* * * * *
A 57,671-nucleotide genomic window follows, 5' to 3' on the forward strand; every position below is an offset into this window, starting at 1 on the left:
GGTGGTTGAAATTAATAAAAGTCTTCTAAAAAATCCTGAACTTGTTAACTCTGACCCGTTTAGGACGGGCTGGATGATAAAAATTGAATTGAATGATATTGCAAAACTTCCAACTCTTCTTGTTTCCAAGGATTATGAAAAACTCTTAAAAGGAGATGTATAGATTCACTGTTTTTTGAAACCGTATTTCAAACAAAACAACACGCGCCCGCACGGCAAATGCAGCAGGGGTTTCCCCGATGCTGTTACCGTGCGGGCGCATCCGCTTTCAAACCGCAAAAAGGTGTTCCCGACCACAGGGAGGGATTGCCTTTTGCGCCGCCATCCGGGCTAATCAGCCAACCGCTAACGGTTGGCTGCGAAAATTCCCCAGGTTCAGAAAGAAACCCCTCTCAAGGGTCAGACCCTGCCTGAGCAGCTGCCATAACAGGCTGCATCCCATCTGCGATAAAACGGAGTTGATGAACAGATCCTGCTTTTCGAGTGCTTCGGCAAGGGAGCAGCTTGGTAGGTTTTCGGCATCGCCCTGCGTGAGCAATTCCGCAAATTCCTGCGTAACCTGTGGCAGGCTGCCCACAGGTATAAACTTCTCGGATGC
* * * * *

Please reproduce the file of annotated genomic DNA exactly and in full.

A 57,671-nucleotide genomic window follows, 5' to 3' on the forward strand; every position below is an offset into this window, starting at 1 on the left:
GGTGGTTGAAATTAATAAAAGTCTTCTAAAAAATCCTGAACTTGTTAACTCTGACCCGTTTAGGACGGGCTGGATGATAAAAATTGAATTGAATGATATTGCAAAACTTCCAACTCTTCTTGTTTCCAAGGATTATGAAAAACTCTTAAAAGGAGATGTATAGATTCACTGTTTTTTGAAACCGTATTTCAAACAAAACAACACGCGCCCGCACGGCAAATGCAGCAGGGGTTTCCCCGATGCTGTTACCGTGCGGGCGCATCCGCTTTCAAACCGCAAAAAGGTGTTCCCGACCACAGGGAGGGATTGCCTTTTGCGCCGCCATCCGGGCTAATCAGCCAACCGCTAACGGTTGGCTGCGAAAATTCCCCAGGTTCAGAAAGAAACCCCTCTCAAGGGTCAGACCCTGCCTGAGCAGCTGCCATAACAGGCTGCATCCCATCTGCGATAAAACGGAGTTGATGAACAGATCCTGCTTTTCGAGTGCTTCGGCAAGGGAGCAGCTTGGTAGGTTTTCGGCATCGCCCTGCGTGAGCAATTCCGCAAATTCCTGCGTAACCTGTGGCAGGCTGCCCACAGGTATAAACTTCTCGGATGC